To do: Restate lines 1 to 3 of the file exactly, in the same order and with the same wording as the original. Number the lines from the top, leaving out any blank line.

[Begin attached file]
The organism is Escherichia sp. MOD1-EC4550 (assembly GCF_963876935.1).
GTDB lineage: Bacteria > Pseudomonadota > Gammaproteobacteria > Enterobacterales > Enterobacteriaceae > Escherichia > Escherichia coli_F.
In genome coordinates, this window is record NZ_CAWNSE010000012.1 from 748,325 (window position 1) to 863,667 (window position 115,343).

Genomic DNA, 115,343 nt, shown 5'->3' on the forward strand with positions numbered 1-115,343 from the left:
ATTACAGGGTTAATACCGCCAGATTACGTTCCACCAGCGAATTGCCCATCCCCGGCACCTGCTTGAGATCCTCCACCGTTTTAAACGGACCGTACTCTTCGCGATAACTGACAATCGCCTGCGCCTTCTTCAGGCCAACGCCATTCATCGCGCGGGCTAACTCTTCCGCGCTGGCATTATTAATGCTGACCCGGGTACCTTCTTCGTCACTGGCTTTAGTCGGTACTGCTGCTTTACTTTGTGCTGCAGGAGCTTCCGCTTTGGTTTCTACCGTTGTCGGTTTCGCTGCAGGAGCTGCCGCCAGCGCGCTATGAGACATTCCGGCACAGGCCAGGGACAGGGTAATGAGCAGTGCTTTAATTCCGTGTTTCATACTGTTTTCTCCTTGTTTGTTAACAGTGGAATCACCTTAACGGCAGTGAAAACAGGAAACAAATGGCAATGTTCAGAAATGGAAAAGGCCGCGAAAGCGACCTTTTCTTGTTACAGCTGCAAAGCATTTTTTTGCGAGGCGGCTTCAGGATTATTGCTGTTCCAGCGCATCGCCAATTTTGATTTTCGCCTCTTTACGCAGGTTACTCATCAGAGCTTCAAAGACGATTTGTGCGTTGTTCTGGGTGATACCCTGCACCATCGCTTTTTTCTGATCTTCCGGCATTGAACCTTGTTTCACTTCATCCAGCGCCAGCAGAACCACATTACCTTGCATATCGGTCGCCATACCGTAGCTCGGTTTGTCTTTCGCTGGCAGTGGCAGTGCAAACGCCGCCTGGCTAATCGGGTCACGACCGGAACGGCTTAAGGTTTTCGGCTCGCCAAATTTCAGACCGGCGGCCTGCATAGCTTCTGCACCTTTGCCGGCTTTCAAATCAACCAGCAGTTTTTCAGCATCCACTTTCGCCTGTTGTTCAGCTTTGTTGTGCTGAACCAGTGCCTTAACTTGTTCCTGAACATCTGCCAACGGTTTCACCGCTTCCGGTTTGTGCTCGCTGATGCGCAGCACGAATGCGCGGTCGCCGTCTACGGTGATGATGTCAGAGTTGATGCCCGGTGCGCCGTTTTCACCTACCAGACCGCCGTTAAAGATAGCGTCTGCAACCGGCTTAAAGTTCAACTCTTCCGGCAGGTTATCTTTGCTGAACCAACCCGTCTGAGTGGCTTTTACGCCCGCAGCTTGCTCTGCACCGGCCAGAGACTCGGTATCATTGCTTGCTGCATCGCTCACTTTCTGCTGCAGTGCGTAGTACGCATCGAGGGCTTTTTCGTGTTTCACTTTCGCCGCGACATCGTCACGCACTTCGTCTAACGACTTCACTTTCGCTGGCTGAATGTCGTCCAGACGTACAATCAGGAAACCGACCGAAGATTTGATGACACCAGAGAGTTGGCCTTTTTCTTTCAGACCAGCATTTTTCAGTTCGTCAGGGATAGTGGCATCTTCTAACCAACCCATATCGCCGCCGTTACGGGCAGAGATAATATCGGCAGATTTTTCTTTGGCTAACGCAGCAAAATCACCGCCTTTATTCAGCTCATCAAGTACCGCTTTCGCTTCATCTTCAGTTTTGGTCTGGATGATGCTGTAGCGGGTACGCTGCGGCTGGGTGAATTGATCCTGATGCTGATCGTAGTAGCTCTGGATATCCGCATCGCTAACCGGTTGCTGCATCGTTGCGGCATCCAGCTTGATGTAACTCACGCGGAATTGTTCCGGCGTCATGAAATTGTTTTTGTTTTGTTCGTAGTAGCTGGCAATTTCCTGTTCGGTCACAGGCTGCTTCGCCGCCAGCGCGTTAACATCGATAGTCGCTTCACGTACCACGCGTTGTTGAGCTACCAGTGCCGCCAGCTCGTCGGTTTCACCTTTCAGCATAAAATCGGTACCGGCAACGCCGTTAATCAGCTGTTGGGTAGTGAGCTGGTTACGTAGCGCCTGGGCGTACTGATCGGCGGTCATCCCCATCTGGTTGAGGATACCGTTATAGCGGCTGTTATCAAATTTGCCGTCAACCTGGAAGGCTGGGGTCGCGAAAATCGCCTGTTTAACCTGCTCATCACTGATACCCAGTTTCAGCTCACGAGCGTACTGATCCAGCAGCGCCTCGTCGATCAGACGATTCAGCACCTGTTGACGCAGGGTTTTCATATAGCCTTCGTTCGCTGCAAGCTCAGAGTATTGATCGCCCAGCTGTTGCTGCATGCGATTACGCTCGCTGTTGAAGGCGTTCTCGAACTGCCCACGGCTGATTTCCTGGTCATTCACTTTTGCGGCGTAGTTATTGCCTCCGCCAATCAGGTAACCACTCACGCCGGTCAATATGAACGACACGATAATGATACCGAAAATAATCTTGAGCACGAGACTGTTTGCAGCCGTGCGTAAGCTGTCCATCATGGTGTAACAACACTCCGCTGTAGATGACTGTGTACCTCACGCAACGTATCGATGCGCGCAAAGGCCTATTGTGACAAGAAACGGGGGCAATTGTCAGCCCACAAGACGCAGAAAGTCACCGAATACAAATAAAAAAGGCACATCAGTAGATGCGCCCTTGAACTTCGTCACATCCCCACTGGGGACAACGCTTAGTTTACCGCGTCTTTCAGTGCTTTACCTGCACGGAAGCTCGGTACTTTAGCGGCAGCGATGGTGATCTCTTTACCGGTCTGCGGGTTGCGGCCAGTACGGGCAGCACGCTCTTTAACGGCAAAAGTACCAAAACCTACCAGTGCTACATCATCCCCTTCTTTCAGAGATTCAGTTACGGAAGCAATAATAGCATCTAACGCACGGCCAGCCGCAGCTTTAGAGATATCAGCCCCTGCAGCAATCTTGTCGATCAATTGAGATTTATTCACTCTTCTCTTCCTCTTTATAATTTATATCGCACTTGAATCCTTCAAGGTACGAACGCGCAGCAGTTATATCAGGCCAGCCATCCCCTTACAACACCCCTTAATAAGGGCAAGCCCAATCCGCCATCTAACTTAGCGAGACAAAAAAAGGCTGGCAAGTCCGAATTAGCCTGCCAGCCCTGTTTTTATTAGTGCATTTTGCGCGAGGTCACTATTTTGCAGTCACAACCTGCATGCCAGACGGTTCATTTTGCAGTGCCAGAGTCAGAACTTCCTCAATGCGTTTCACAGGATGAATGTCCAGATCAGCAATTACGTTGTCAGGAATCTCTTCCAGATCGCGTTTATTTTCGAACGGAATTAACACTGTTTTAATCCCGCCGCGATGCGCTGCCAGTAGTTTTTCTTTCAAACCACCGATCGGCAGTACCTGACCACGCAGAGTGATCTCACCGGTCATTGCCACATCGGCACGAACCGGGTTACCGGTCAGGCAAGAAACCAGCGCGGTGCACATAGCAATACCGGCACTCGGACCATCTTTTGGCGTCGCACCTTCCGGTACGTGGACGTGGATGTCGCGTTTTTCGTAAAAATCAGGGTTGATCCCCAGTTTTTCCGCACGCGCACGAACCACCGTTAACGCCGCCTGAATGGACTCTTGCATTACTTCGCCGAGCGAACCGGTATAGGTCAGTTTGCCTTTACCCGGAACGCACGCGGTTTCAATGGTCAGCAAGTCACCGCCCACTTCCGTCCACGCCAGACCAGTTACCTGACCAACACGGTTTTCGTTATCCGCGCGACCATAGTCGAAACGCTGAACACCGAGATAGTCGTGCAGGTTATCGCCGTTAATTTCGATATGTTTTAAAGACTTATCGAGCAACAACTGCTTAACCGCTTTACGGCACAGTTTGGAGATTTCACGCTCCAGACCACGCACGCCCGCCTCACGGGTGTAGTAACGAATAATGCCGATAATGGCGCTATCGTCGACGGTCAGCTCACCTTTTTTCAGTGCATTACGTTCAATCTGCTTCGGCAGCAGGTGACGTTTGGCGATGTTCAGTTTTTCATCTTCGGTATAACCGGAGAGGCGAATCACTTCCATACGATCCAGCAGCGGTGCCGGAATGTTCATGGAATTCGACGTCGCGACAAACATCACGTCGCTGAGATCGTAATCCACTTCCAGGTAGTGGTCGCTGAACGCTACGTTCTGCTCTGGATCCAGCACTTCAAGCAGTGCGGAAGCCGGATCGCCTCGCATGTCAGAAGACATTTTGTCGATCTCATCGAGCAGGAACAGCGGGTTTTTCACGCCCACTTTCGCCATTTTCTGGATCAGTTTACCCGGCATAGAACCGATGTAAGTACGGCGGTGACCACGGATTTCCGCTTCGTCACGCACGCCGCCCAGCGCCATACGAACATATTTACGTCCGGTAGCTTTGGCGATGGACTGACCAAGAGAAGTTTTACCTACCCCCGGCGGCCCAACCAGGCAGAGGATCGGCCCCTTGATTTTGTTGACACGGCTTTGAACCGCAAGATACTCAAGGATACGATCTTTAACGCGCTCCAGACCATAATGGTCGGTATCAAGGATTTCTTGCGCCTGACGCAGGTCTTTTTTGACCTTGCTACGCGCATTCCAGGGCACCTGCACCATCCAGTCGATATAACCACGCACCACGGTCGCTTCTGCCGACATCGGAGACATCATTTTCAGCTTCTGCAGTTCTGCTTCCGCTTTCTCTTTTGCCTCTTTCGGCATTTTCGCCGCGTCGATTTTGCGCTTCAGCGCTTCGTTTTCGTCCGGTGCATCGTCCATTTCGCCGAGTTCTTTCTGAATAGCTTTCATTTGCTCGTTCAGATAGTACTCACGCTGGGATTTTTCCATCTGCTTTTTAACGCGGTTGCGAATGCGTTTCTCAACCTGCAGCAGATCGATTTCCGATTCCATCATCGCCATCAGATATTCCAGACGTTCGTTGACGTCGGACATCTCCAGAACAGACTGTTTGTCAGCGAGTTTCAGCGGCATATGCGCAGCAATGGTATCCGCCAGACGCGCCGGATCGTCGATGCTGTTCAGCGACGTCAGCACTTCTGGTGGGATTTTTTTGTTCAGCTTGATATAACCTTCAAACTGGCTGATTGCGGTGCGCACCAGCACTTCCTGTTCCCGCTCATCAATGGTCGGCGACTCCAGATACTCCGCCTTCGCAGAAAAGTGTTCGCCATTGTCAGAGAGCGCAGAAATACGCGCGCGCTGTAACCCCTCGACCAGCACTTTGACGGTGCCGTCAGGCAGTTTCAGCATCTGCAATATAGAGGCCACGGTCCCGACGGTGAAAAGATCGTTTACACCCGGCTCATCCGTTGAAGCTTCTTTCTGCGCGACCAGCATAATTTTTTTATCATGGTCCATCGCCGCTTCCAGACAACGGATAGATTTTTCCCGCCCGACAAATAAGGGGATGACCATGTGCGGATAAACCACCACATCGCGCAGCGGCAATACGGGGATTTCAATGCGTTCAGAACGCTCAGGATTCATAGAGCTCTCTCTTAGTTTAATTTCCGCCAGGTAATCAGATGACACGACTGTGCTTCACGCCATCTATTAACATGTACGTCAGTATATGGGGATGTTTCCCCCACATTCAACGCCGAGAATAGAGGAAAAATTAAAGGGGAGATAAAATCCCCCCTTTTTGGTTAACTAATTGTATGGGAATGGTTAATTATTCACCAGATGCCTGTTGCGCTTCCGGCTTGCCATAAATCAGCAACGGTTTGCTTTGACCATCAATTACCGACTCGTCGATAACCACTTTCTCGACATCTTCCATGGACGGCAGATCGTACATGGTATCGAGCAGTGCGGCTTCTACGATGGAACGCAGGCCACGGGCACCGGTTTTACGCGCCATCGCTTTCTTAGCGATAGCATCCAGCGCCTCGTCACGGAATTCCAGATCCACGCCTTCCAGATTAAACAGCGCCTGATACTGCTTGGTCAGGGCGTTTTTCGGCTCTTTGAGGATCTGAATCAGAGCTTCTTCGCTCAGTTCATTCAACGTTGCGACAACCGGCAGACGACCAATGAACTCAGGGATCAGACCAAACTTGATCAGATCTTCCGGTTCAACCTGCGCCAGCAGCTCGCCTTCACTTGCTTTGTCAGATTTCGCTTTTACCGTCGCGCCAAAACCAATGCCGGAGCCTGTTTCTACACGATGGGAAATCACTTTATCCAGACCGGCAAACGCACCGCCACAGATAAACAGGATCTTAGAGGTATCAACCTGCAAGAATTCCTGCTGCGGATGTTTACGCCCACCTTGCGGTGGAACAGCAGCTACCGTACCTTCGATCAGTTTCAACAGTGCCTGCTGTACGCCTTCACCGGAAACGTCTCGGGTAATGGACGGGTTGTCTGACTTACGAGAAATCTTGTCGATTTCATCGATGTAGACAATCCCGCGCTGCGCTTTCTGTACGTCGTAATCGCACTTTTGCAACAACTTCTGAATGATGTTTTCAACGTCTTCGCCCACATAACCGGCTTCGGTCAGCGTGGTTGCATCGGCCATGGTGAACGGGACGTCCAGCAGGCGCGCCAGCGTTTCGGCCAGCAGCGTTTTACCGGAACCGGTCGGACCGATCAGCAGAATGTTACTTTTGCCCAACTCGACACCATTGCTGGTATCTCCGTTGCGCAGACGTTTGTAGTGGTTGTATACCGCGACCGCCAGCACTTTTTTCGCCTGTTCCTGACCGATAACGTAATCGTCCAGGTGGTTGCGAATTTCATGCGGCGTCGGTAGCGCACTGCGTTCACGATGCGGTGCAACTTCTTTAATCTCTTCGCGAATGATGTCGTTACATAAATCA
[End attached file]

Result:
The organism is Escherichia sp. MOD1-EC4550 (assembly GCF_963876935.1).
GTDB lineage: Bacteria > Pseudomonadota > Gammaproteobacteria > Enterobacterales > Enterobacteriaceae > Escherichia > Escherichia coli_F.
In genome coordinates, this window is record NZ_CAWNSE010000012.1 from 748,325 (window position 1) to 863,667 (window position 115,343).